Secondly, overtaking on a roundabout is prohibited, other than at time of traffic congestion and even then vehicles in the outside lane have priority over those on the inside lane and there is no obligation placed on those on the outside lane to use their indicator to warn inner lane traffic of their intention to drive further than the first or second exit etc., even though it may be considered desirable to do so. However, where there is other traffic in the vicinity drivers should indicate their exit, even though this is not compulsory.
Further, the safest way to enter a roundabout when intending to drive past the first exit is to do so on the inside provided it is safe to do so, or indeed to position oneself on the inside lane when intending to go past the first exit and again, whilst it is not compulsory, to use that little stalk by the steering wheel.
I suspect the writer had intended to refer to the very dangerous habit/practise of Spanish drivers overtaking in the inner lane and then wrongly assuming that the vehicle in the outer lane will be taking the same exit and that brings me back to treating a roundabout as a straight road with several right hand turns. After all one would/ should not even think of overtaking another vehicle on a straight road and then cutting across its path in order to make a right hand turn.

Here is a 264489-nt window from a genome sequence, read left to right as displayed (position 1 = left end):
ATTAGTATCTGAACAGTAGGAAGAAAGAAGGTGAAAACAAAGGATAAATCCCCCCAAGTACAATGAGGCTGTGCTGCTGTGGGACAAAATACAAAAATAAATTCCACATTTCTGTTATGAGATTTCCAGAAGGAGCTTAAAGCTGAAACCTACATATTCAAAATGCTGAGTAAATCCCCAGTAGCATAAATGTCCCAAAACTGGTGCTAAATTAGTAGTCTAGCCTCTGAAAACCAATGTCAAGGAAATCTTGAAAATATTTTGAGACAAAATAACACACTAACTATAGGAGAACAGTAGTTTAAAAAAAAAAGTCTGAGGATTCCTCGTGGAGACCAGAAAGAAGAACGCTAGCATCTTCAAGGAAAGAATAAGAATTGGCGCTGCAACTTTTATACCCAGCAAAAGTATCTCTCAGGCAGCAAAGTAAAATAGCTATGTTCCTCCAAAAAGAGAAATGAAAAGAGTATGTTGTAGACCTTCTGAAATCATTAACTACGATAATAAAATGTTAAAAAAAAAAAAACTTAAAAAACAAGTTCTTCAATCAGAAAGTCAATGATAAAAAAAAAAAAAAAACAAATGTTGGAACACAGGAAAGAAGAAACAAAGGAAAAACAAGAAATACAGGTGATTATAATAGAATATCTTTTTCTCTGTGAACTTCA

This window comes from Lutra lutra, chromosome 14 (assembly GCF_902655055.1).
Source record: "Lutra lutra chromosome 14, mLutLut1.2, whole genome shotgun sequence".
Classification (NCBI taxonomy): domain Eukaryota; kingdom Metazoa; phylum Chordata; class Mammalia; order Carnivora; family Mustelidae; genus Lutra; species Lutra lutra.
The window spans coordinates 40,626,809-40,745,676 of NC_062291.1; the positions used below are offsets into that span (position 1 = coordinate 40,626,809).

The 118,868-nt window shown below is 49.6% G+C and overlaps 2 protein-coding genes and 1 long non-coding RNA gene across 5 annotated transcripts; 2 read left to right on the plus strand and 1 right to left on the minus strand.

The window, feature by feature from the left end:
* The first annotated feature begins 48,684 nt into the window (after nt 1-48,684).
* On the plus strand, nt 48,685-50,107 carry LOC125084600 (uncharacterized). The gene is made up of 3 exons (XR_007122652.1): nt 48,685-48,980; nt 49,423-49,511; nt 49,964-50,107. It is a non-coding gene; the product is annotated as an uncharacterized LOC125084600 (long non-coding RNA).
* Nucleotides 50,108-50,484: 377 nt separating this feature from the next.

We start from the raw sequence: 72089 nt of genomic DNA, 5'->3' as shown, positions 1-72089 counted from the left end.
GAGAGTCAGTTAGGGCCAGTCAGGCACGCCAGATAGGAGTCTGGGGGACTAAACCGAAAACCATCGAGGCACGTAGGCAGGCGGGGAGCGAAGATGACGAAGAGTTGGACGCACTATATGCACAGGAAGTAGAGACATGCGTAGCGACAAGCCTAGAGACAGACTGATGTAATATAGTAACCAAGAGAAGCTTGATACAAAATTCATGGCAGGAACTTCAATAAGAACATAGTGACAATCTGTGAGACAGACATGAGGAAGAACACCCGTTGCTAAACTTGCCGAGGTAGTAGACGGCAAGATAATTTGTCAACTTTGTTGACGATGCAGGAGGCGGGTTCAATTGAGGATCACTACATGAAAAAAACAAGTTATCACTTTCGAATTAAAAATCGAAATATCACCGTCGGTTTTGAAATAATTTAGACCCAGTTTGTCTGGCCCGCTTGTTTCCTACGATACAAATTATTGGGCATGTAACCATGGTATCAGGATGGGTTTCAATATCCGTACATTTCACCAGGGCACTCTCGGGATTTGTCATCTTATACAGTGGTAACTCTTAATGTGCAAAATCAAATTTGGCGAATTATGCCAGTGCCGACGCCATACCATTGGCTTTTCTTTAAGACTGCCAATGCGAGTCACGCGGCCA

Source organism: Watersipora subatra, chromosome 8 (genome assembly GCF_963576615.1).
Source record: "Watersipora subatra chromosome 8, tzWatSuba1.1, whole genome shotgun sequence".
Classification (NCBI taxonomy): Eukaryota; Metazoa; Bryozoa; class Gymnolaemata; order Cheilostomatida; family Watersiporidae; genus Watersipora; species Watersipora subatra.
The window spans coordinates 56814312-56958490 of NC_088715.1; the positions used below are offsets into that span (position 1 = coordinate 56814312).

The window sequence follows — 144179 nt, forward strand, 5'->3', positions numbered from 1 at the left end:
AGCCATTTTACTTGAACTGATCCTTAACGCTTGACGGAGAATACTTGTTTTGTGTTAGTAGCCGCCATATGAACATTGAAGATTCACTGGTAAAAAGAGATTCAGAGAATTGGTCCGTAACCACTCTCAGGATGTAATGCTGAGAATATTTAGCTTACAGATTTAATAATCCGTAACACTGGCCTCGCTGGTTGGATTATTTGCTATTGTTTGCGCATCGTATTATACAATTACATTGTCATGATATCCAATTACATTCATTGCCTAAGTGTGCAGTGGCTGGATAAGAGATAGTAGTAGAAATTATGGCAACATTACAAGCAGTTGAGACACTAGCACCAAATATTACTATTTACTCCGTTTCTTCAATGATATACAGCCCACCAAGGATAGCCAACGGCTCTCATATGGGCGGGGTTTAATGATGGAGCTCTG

Put in the words of one Guardia Civil officer ‘Spanish drivers have not yet come to terms with the rules of the road when it comes to roundabouts’, even though it is just a matter of using applied common sense.
Roundabouts have been in Spain for many years now and perhaps the problem lies in a poor quality of driver training. My advice to all readers is to be careful when navigating roundabouts in Spain and that one cannot overuse their indicators when using them sensibly.